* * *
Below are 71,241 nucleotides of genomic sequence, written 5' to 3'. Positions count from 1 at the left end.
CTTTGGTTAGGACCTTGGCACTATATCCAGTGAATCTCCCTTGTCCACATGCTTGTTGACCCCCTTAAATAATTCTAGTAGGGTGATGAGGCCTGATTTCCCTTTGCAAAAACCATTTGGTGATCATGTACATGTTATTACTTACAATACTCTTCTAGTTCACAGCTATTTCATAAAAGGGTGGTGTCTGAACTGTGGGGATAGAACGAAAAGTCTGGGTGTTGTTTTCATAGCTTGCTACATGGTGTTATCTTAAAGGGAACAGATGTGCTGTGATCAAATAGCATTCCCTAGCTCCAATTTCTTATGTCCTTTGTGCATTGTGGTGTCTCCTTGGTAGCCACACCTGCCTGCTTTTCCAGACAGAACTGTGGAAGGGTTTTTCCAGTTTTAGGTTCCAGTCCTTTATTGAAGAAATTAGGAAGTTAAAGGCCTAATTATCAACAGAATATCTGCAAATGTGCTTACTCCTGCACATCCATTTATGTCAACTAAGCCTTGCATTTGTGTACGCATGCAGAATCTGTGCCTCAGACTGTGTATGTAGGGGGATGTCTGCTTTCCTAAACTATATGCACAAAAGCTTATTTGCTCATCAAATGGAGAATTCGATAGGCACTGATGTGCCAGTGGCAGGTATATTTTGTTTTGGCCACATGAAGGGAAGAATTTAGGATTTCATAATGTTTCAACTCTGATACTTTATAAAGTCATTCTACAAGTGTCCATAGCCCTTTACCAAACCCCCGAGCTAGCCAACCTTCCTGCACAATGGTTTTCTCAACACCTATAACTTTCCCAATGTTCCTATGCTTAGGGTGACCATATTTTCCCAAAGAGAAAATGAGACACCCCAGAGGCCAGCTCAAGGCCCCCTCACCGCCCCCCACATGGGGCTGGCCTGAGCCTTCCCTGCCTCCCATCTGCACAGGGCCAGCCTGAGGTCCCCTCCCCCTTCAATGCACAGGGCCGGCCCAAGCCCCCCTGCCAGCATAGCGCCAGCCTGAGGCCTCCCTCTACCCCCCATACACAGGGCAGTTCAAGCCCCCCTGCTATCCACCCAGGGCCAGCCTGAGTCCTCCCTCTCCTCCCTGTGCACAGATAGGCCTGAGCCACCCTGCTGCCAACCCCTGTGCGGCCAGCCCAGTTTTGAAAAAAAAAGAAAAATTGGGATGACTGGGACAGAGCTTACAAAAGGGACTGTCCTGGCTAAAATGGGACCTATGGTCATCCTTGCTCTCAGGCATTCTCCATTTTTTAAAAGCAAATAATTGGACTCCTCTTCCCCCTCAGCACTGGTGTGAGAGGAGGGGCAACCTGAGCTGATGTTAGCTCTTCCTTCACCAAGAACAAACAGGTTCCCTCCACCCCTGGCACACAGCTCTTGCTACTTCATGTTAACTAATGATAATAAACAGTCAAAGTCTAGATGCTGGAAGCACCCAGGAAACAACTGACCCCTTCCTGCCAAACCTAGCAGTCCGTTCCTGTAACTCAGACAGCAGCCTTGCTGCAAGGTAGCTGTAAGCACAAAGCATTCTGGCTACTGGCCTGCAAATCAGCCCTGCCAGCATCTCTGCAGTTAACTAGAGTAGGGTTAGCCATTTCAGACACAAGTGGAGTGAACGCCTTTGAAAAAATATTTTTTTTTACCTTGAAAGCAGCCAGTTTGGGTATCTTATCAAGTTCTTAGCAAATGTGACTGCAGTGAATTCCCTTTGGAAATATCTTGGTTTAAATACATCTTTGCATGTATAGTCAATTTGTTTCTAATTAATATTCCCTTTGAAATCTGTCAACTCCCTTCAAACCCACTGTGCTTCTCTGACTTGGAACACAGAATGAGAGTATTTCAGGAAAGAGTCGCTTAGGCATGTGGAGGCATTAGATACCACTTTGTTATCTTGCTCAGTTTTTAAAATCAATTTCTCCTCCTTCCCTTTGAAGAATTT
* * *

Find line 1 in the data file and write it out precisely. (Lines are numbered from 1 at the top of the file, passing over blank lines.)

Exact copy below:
Below are 71,241 nucleotides of genomic sequence, written 5' to 3'. Positions count from 1 at the left end.